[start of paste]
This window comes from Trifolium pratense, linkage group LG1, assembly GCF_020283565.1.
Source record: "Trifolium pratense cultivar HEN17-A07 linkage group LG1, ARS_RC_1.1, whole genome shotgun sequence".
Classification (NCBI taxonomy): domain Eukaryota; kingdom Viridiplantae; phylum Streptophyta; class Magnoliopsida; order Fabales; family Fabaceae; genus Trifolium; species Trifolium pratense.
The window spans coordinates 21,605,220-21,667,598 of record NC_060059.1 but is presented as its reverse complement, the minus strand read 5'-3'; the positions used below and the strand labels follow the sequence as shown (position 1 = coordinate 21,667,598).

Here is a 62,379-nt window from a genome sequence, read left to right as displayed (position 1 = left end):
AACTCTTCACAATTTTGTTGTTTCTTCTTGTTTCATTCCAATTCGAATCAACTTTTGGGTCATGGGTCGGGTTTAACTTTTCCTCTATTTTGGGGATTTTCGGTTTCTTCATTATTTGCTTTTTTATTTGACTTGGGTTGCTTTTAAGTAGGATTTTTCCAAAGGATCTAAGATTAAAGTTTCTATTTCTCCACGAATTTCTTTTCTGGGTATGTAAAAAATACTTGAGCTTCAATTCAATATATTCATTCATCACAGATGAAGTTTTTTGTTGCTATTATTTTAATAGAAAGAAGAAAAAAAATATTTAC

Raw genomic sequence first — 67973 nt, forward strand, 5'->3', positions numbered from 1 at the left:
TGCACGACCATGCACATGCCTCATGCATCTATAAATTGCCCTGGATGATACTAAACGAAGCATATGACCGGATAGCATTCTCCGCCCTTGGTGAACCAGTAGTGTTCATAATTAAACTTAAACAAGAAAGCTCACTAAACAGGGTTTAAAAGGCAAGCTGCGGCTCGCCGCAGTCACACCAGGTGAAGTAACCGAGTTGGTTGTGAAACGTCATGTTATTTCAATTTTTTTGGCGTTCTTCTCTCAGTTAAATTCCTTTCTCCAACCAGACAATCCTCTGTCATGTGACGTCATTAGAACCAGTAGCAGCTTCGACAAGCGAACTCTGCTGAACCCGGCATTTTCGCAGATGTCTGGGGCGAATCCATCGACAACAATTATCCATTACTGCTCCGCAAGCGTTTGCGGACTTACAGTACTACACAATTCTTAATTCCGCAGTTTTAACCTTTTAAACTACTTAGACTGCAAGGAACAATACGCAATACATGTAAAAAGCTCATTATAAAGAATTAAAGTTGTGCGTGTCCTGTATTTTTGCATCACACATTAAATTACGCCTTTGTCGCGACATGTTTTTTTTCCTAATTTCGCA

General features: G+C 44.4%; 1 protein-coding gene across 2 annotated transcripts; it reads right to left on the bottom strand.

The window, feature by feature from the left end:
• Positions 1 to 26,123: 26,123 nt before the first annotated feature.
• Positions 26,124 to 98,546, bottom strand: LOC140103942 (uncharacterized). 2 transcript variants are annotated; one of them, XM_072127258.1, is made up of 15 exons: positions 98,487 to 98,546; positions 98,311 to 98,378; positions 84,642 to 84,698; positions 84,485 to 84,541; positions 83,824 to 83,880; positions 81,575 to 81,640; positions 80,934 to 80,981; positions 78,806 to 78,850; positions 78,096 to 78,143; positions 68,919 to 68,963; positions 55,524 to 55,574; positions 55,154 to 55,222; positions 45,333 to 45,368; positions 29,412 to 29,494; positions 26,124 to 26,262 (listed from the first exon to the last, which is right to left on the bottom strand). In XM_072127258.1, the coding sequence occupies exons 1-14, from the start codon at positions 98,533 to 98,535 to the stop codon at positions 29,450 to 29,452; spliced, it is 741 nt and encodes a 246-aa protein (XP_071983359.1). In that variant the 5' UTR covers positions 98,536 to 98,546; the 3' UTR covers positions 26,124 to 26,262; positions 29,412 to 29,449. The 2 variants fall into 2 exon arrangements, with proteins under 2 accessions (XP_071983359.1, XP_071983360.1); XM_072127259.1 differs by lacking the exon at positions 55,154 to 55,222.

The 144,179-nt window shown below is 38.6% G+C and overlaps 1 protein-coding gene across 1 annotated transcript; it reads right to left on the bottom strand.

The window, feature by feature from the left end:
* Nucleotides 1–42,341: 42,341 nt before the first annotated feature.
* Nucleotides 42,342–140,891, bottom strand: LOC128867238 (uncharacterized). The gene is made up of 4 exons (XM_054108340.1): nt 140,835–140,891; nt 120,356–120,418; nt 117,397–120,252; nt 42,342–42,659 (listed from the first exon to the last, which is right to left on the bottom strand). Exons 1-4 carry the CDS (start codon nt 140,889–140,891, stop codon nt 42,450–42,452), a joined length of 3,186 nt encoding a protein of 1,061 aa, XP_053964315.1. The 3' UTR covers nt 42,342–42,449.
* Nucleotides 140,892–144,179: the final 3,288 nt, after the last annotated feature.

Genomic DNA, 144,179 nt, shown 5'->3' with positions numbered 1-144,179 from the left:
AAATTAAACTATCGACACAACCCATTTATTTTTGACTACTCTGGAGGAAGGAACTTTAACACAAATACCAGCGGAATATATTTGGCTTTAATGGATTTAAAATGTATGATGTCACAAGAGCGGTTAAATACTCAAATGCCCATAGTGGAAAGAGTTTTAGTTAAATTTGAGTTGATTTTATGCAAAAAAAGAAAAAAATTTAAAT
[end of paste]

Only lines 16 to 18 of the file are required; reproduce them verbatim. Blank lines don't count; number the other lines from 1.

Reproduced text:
* Nucleotides 42,342–140,891, bottom strand: LOC128867238 (uncharacterized). The gene is made up of 4 exons (XM_054108340.1): nt 140,835–140,891; nt 120,356–120,418; nt 117,397–120,252; nt 42,342–42,659 (listed from the first exon to the last, which is right to left on the bottom strand). Exons 1-4 carry the CDS (start codon nt 140,889–140,891, stop codon nt 42,450–42,452), a joined length of 3,186 nt encoding a protein of 1,061 aa, XP_053964315.1. The 3' UTR covers nt 42,342–42,449.
* Nucleotides 140,892–144,179: the final 3,288 nt, after the last annotated feature.

Genomic DNA, 144,179 nt, shown 5'->3' with positions numbered 1-144,179 from the left: